In the case of Alder, scenario planning prompted the team to start monitoring the budget for the Golden State Teacher Grant, a one-time block grant scoped to last until 2026. “We know firsthand how impactful this funding is for our prospective candidates, so we started poking around to ask, ‘How much money is left? What’s the runway?’” Caram says. “And when we did that, our contacts in government didn’t have a straightforward answer for us. So, they did the accounting. This nudge helped the whole field learn the funds were going to run out a year earlier than expected.” Its monitoring helped Alder start conversations and take action to renew the funds before they elapsed, avoiding the actions in the worst-case scenario the team had identified.

Whom to Involve, and How

You have a choice about the level of depth and rigor you aim for in your scenario planning, from a one-day exercise with your leadership team to a one-month project taking advantage of wider expertise and data sources. That choice may depend on your size, the extent of impact you anticipate from the election, and how much information or capacity you have to begin planning effective responses.

No matter what, you’ll want to think about whom to involve in each step of scenario planning to make the best use of your resources. For the NWLC, that meant mapping out the high-level scenarios with their senior leadership team during a retreat and then building out portfolios of actions with the teams that would be most affected. To make that latter step very practical, in the coming months teams will discuss the strategies they would pursue under each of the scenarios and the concrete deliverables they might want to put together for each one.

For NDWA, engaging the entire staff from the beginning was important. “We have a whole organizing team engaging workers, and an affiliate team engaging with affiliate members, so they need to tell us what they’re hearing,” explains NDWA’s Senior Director of Policy and Advocacy Haeyoung Yoon.

Scenario planning is also an opportunity to get board members and funding partners involved before the going gets tough. When the NWLC team presented plans to its board, they thought members might urge caution. Instead, the board recognized the organization had a window of opportunity in front of them.

Nancy Withbroe, NWLC’s chief of staff, recalls one board member saying, “This is not the time to be saving for the future: it’s go-time right now.” “It was so helpful to hear that message from the board,” she says. “This is the framing boards should have right now, and the scenario planning really helped everyone get in that right mindset.”

Taking a Field-level View

While the examples above describe scenario planning undertaken by individual organizations, it can also be valuable to work with partners to create a shared understanding of what’s coming—and plan how to collaborate. Recognizing that political changes impact entire fields within the social sector, not just individual organizations, the nonprofit Future Currents (formerly the Social and Economic Justice Leaders Project) offers scenario planning workshops in which organizations in a coalition or movement participate together.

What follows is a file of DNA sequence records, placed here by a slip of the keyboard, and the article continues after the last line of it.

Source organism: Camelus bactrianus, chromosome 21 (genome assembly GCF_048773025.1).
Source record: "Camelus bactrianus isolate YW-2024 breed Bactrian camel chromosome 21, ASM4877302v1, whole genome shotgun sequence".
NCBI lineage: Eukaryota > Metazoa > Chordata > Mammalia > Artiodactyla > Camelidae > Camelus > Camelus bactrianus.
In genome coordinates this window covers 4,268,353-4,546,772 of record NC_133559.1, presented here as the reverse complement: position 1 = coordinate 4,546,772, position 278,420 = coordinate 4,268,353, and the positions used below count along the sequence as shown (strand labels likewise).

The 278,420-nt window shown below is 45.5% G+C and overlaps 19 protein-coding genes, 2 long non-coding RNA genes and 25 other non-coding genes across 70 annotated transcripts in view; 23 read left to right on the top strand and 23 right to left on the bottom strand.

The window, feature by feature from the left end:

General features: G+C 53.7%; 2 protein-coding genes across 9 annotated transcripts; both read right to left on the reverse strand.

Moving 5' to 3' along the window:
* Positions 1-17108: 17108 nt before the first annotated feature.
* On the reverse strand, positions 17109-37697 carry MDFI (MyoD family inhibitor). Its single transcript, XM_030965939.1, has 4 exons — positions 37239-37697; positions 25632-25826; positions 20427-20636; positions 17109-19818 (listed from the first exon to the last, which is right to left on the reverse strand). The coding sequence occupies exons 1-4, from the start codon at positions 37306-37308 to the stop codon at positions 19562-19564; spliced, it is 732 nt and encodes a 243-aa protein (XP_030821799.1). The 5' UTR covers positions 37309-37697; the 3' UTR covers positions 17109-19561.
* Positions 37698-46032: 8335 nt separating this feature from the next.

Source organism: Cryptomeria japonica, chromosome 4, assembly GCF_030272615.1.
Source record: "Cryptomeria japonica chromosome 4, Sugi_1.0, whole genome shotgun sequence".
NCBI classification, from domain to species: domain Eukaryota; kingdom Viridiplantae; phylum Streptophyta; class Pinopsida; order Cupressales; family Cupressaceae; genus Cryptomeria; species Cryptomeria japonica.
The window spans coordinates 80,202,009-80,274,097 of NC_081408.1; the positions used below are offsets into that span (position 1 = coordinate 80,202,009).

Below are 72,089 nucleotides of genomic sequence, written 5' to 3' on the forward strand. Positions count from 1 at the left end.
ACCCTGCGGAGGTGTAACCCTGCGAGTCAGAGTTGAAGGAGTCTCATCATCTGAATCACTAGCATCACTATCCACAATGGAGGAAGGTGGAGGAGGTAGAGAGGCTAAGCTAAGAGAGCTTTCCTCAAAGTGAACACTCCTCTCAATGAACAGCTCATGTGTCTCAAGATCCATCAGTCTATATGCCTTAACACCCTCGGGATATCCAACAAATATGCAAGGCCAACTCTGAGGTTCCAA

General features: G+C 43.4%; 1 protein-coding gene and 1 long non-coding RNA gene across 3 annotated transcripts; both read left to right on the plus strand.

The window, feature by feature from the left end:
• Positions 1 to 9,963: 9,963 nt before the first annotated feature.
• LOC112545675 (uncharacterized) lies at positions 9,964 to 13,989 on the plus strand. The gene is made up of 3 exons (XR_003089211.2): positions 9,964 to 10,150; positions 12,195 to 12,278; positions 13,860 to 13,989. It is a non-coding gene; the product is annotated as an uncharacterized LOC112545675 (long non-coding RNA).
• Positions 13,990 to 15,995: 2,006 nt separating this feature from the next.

“Sometimes it’s a set of similar organizations who want to figure out how to relate to each other. Other times the organizations are building a shared strategy together and identifying each of their roles,” says Executive Director Connie Razza. This year, Future Currents is helping movements to look ahead to the potential governing, policy, and cultural environments the election could bring about, and to identify the movement infrastructure, capacity, and relationships needed, as well as what each organization can own versus what they do together.

People’s Action, a network of 42 member-based organizations in 30 states, builds the power of poor and working people to win change through issue campaigns and elections. Executive Director Sulma Arias recently participated in a Future Currents workshop with other leaders of national networks. Like Razza, Arias emphasizes that the political scenarios they are anticipating would bring challenges for the whole field, not just one organization. According to Arias, nonprofit and movement leaders need to overcome the culture of competition and create a community—to share lessons on how to respond if one organization faces a legal challenge, for example, or to identify whether there’s a field-level response, rather than every organization acting on its own.

* * *

Once again, take a deep breath. Whatever level of detail is right for your organization, scenario planning still takes dedicated time and attention, as well as mental and emotional energy—though so does worrying about the future without preparing for it.

“The mental heaviness can paralyze you,” says Arias from People’s Action. “You need to maintain hope and see the potential opportunities, not just the uncertainty and chaos. Otherwise, your productivity will be stifled by the number of things to worry about.”

Creative Commons License logo
This work is licensed under a Creative Commons Attribution 4.0 International License. Permissions beyond the scope of this license are available in our Terms and Conditions.
The Bridgespan Group would like to thank the JPB Foundation for its generous and ongoing support of our knowledge creation and sharing work.